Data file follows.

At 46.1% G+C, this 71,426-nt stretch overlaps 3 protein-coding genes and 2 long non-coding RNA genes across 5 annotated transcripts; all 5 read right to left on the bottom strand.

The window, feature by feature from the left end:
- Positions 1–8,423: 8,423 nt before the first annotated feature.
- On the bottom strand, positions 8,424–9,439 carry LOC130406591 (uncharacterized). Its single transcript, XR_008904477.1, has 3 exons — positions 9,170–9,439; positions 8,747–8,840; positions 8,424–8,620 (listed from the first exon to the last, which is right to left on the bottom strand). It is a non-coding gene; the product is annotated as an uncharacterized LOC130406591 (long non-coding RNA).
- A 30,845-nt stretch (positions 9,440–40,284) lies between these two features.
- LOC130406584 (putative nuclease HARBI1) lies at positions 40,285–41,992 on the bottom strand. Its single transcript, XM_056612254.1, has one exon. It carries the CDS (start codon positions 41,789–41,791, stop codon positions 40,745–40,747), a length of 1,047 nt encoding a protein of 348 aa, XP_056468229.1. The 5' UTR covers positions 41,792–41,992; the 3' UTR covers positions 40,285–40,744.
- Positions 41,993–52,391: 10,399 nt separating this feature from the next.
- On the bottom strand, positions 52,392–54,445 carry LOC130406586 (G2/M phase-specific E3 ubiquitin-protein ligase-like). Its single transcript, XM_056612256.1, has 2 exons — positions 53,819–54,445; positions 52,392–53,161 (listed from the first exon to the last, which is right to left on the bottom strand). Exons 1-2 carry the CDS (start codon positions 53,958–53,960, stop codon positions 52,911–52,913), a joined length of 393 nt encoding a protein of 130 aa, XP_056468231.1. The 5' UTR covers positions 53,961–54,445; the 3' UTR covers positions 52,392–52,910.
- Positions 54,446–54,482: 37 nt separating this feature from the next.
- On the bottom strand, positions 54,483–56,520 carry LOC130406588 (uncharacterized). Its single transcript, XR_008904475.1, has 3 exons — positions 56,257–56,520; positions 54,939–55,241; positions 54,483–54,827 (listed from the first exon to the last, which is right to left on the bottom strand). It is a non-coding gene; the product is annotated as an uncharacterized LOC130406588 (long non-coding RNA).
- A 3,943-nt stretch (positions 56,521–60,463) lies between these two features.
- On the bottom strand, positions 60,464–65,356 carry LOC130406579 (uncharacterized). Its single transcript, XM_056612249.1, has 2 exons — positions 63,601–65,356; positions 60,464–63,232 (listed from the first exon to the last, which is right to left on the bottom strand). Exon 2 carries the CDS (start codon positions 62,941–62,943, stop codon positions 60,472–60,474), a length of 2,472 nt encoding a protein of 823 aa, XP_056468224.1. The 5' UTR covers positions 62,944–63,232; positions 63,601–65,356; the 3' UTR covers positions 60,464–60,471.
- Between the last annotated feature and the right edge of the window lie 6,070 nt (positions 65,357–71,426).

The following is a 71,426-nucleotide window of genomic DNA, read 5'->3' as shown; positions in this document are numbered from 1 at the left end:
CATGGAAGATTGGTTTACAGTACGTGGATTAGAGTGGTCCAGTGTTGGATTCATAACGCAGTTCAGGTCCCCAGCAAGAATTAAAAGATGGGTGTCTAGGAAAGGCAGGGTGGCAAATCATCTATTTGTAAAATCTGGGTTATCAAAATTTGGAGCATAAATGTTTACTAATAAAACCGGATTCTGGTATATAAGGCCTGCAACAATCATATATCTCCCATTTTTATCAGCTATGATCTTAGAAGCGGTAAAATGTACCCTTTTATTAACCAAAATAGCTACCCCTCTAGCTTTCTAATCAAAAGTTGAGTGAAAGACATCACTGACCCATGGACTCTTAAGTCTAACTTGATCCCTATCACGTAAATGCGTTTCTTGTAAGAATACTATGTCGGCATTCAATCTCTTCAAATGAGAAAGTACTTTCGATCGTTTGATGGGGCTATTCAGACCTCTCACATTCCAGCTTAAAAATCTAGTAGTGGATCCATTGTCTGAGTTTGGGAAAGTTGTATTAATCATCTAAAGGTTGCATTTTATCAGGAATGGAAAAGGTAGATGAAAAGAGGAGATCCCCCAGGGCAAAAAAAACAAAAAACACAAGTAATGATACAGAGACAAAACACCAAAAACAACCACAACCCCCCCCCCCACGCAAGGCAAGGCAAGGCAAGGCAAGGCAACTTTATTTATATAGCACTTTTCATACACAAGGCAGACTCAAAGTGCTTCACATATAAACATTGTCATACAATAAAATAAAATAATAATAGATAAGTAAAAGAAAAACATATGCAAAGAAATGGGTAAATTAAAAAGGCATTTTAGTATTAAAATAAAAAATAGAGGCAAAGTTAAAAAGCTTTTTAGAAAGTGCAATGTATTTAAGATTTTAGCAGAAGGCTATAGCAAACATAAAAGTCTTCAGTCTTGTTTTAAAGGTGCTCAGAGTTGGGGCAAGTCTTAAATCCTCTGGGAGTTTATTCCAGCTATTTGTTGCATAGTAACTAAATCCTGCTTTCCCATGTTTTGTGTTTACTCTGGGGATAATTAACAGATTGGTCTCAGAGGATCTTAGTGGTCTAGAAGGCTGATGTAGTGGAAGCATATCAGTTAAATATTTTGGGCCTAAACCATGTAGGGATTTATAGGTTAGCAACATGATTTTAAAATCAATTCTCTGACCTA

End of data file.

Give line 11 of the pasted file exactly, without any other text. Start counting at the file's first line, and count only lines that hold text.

- A 3,943-nt stretch (positions 56,521–60,463) lies between these two features.